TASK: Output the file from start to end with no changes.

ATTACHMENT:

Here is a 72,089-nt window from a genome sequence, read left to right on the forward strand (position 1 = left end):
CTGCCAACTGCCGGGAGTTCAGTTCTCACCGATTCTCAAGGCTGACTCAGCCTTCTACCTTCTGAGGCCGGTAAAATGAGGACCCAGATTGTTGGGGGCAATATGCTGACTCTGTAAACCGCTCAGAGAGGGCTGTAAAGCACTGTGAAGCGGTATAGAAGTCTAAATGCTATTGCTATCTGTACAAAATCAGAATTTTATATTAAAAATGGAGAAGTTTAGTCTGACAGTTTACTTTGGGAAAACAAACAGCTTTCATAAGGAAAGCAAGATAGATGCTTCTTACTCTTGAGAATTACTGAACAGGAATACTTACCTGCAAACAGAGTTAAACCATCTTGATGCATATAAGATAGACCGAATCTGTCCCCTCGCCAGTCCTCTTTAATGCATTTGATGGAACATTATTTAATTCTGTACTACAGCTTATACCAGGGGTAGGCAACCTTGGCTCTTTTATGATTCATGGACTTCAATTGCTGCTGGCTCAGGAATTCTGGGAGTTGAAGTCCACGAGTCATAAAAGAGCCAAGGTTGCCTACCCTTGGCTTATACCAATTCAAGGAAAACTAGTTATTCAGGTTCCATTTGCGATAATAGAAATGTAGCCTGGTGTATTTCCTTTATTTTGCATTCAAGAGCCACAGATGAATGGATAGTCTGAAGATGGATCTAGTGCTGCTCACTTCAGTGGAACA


Here is a 72,089-nt window from a genome sequence, read left to right on the forward strand (position 1 = left end):
CTGCCAACTGCCGGGAGTTCAGTTCTCACCGATTCTCAAGGCTGACTCAGCCTTCTACCTTCTGAGGCCGGTAAAATGAGGACCCAGATTGTTGGGGGCAATATGCTGACTCTGTAAACCGCTCAGAGAGGGCTGTAAAGCACTGTGAAGCGGTATAGAAGTCTAAATGCTATTGCTATCTGTACAAAATCAGAATTTTATATTAAAAATGGAGAAGTTTAGTCTGACAGTTTACTTTGGGAAAACAAACAGCTTTCATAAGGAAAGCAAGATAGATGCTTCTTACTCTTGAGAATTACTGAACAGGAATACTTACCTGCAAACAGAGTTAAACCATCTTGATGCATATAAGATAGACCGAATCTGTCCCCTCGCCAGTCCTCTTTAATGCATTTGATGGAACATTATTTAATTCTGTACTACAGCTTATACCAGGGGTAGGCAACCTTGGCTCTTTTATGATTCATGGACTTCAATTGCTGCTGGCTCAGGAATTCTGGGAGTTGAAGTCCACGAGTCATAAAAGAGCCAAGGTTGCCTACCCTTGGCTTATACCAATTCAAGGAAAACTAGTTATTCAGGTTCCATTTGCGATAATAGAAATGTAGCCTGGTGTATTTCCTTTATTTTGCATTCAAGAGCCACAGATGAATGGATAGTCTGAAGATGGATCTAGTGCTGCTCACTTCAGTGGAACA